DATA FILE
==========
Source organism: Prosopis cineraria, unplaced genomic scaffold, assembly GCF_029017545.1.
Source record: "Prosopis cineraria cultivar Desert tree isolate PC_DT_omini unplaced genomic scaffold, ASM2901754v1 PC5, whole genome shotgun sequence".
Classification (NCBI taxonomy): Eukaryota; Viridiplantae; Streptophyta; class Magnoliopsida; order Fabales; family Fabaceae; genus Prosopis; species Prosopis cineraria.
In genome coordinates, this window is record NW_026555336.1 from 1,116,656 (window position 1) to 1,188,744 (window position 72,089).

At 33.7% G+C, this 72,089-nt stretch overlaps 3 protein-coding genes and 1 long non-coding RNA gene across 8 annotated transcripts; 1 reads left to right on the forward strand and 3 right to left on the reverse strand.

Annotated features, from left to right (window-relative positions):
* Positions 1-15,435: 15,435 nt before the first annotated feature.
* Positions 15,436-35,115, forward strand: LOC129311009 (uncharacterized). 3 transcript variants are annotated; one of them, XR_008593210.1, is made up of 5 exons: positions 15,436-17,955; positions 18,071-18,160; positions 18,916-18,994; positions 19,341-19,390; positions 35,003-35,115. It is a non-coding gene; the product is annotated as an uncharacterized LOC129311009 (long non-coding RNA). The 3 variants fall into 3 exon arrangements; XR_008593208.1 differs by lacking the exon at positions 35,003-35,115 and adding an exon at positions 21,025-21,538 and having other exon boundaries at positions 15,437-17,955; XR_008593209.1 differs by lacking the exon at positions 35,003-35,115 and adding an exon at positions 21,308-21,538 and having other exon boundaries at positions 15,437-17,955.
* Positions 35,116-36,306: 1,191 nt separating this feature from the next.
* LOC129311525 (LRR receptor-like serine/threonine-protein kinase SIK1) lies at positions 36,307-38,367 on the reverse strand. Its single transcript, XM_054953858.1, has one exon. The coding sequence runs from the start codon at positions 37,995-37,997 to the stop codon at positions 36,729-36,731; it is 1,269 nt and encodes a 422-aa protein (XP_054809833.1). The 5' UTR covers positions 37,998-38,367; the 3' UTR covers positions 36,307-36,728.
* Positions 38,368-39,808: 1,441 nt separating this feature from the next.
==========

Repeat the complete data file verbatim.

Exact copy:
Source organism: Prosopis cineraria, unplaced genomic scaffold, assembly GCF_029017545.1.
Source record: "Prosopis cineraria cultivar Desert tree isolate PC_DT_omini unplaced genomic scaffold, ASM2901754v1 PC5, whole genome shotgun sequence".
Classification (NCBI taxonomy): Eukaryota; Viridiplantae; Streptophyta; class Magnoliopsida; order Fabales; family Fabaceae; genus Prosopis; species Prosopis cineraria.
In genome coordinates, this window is record NW_026555336.1 from 1,116,656 (window position 1) to 1,188,744 (window position 72,089).

At 33.7% G+C, this 72,089-nt stretch overlaps 3 protein-coding genes and 1 long non-coding RNA gene across 8 annotated transcripts; 1 reads left to right on the forward strand and 3 right to left on the reverse strand.

Annotated features, from left to right (window-relative positions):
* Positions 1-15,435: 15,435 nt before the first annotated feature.
* Positions 15,436-35,115, forward strand: LOC129311009 (uncharacterized). 3 transcript variants are annotated; one of them, XR_008593210.1, is made up of 5 exons: positions 15,436-17,955; positions 18,071-18,160; positions 18,916-18,994; positions 19,341-19,390; positions 35,003-35,115. It is a non-coding gene; the product is annotated as an uncharacterized LOC129311009 (long non-coding RNA). The 3 variants fall into 3 exon arrangements; XR_008593208.1 differs by lacking the exon at positions 35,003-35,115 and adding an exon at positions 21,025-21,538 and having other exon boundaries at positions 15,437-17,955; XR_008593209.1 differs by lacking the exon at positions 35,003-35,115 and adding an exon at positions 21,308-21,538 and having other exon boundaries at positions 15,437-17,955.
* Positions 35,116-36,306: 1,191 nt separating this feature from the next.
* LOC129311525 (LRR receptor-like serine/threonine-protein kinase SIK1) lies at positions 36,307-38,367 on the reverse strand. Its single transcript, XM_054953858.1, has one exon. The coding sequence runs from the start codon at positions 37,995-37,997 to the stop codon at positions 36,729-36,731; it is 1,269 nt and encodes a 422-aa protein (XP_054809833.1). The 5' UTR covers positions 37,998-38,367; the 3' UTR covers positions 36,307-36,728.
* Positions 38,368-39,808: 1,441 nt separating this feature from the next.